PORK PORK DUCK – My Quest for Authentic Mexican Carnitas

Juicy porky goodness

I’m not really sure what sets off a craving. For whatever reason an idea infiltrates your senses like aromas in those old cartoons. For me it settles in and sets up camp until it has been satisfied and could end up sticking around for any amount of time, from a few hours to months. Basically, however long it takes. I once craved a mint chip ice cream cone for 5 months one winter until it was finally warm enough in spring to properly enjoy the icy snack. Cravings have no sense of time in my gastronomic psyche, nor pity. I’m in a village in Indonesia and suddenly I simply must have a chocolate cream doughnut, or I find myself desperate for authentic Thai noodles while somewhere in Europe where there is nothing but sausage and sauerkraut to be found, a plump ripe tomato in the middle of winter, or pining for a good ol’ American burger in the south of Mexico surrounded by fish tacos and margaritas. Not that I don’t enjoy the tacos, and all the other local or seasonal foods – I most certainly do – but when you’re itching for something and you can’t have it…well, that just makes you want it more right? Chock it up to human nature I guess. Honestly, these yens can be cruel sometimes.

So if you were to ask me from whence the sudden need for some good, juicy and authentic carnitas arose, I honestly couldn’t tell you, but arise it did and I was at my local grocer’s quicker than Sarah Palin to a gun show poking around the pork section and carousing for fresh chilis. Tortillas? Check. Orange? (what? Yes, trust me) check. Cilantro, limes and onion? Check, check and check. Mexican beer? Checkity check.

Now, I had become captivated a while ago with trying my hand at making authentic Mexican carnitas. I remember feasting on the Best Carnitas Known To Man years ago in some remote town in western Mexico. Nothing has come close since. No restaurant nor taqueria. They haunt me, those blasted succulent nuggets of porky goodness nestled into homemade tortillas with fresh salsas and a squeeze of lime, savoured with cool Coca-Cola in a glass bottle under a huge palapa with pigs, chickens and stray dogs running around loose over yonder.

I realise it may be hard to fully recapture the taste of that time, but I’d like to at least try, so here I go. This may take a couple tries, but I’m willing to do the work. There is no doubt lard must figure into this dish which I am totally game for because, as we all know, lard makes stuff even yummier than you ever thought possible. Oh lovely lard…which, I was sure I had a container of in the back of the fridge but alas I find this day I do not have after all. Snif. But I do find – wait for it – duck fat, which also makes stuff even yummier than you ever thought possible. An apt substitute, n’est pas? Quandary quickly solved. I reward myself with a beer for being so resourceful!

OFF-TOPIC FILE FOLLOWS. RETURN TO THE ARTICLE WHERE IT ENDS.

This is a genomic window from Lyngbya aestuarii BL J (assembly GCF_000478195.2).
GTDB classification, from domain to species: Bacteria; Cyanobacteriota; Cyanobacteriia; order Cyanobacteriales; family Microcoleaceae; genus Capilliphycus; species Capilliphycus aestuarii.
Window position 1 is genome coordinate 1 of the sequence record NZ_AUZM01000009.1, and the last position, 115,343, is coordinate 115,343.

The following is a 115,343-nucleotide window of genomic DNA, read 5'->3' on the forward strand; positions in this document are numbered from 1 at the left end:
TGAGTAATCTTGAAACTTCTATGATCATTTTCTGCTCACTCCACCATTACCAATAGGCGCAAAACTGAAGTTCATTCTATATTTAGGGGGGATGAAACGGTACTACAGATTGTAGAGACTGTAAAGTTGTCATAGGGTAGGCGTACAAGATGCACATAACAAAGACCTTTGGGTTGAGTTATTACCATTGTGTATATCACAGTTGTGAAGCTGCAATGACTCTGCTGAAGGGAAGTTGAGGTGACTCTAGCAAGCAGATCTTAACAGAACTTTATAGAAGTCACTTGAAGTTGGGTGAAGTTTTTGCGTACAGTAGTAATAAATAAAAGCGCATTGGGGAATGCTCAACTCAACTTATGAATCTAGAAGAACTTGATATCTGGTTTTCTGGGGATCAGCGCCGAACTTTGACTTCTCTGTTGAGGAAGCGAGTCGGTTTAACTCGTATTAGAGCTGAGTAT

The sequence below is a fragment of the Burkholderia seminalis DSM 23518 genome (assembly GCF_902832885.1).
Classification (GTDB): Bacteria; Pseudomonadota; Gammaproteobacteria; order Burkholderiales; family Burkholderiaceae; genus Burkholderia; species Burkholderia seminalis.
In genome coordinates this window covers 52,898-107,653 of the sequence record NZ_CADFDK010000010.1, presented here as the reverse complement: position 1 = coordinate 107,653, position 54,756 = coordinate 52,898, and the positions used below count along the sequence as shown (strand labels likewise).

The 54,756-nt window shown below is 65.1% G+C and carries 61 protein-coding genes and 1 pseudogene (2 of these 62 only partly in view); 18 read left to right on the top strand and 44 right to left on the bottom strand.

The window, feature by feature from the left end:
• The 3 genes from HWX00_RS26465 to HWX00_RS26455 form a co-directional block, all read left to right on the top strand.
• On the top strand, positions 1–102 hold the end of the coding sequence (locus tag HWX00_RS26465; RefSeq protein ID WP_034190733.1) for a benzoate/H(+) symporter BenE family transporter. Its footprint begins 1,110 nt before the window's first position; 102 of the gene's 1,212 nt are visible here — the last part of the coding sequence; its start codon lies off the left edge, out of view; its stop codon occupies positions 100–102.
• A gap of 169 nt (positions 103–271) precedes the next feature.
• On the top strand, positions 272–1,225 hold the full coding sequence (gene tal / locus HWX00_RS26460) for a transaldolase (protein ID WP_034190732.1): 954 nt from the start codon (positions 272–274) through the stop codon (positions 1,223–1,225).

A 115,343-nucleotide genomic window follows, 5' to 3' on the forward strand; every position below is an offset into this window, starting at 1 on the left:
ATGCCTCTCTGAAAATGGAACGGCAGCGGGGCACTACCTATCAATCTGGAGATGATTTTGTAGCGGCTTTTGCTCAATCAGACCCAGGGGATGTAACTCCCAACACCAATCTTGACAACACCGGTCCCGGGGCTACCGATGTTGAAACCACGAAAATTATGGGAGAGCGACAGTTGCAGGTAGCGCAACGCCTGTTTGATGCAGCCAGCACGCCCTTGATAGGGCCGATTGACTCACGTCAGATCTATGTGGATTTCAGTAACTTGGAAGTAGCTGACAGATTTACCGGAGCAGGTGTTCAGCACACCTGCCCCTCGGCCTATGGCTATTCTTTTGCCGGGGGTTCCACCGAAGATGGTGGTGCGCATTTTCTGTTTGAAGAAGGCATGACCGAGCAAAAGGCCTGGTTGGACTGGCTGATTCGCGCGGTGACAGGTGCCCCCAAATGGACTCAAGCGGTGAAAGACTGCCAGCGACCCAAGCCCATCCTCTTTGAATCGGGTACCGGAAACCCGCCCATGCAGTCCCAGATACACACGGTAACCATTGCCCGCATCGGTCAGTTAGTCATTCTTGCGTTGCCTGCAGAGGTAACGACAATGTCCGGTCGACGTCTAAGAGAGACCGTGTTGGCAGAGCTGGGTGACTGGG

I decided to base my recipe on a method from www.mexicoinmykitchen.com but added some additional flavours and aromatics as well. The orange gives a nice roundness of flavour and gentle acidity to the dish and balances the herbs and garlic without being overpowering. I’ve done the whole thing on the stove top in a cast iron braising pot so it’s super easy.

Give it a try! I hope you enjoy it as much as I did.

Snow white duck fat

Here’s what you’ll need:

  • 1.5 # pork butt, cut in roughly 1.5” cubes
  • generous 1/2 c duck fat (lard or oil are fine too)
  • 1 small orange, sliced thinly
  • 2 cloves garlic, smashed
  • 1/2 t dried oregano
  • 1 bay leaf
  • salt and pepper to taste
  • lime juice from 1/2 lime
  • corn or flour tortillas
  • good fresh salsa

Here’s what you do:

  • Melt the duck fat in a Dutch oven or heavy braising pot then add the (patted dry) cubed pork
  • Fill with water just to the top of the meat
  • Add the garlic, orange, oregano, bay leaf and salt and pepper to taste
  • Bring to a boil uncovered
  • Give it a stir, reduce to a simmer and cover. Let simmer until pork is just starting to become tender, about 30 – 40 minutes.
  • Uncover, turn up the heat to a brisk simmer reducing the liquid until just the fat remains.
  • Stay close now, scrape the fond from the bottom, adjust the heat so it doesn’t burn. Move the meat around to brown on all sides. This takes just a few minutes, take care not to over cook or the meat will become dry.

Serve with warmed tortillas (corn or flour) fresh salsa verde or pico de gallo and a squeeze of lime and a cold beer. Que bueno!

Tip: Strain and reserve the left over duck fat drippings to use for sauteing whatever – potatoes, veggies, mushrooms – wonderful!!

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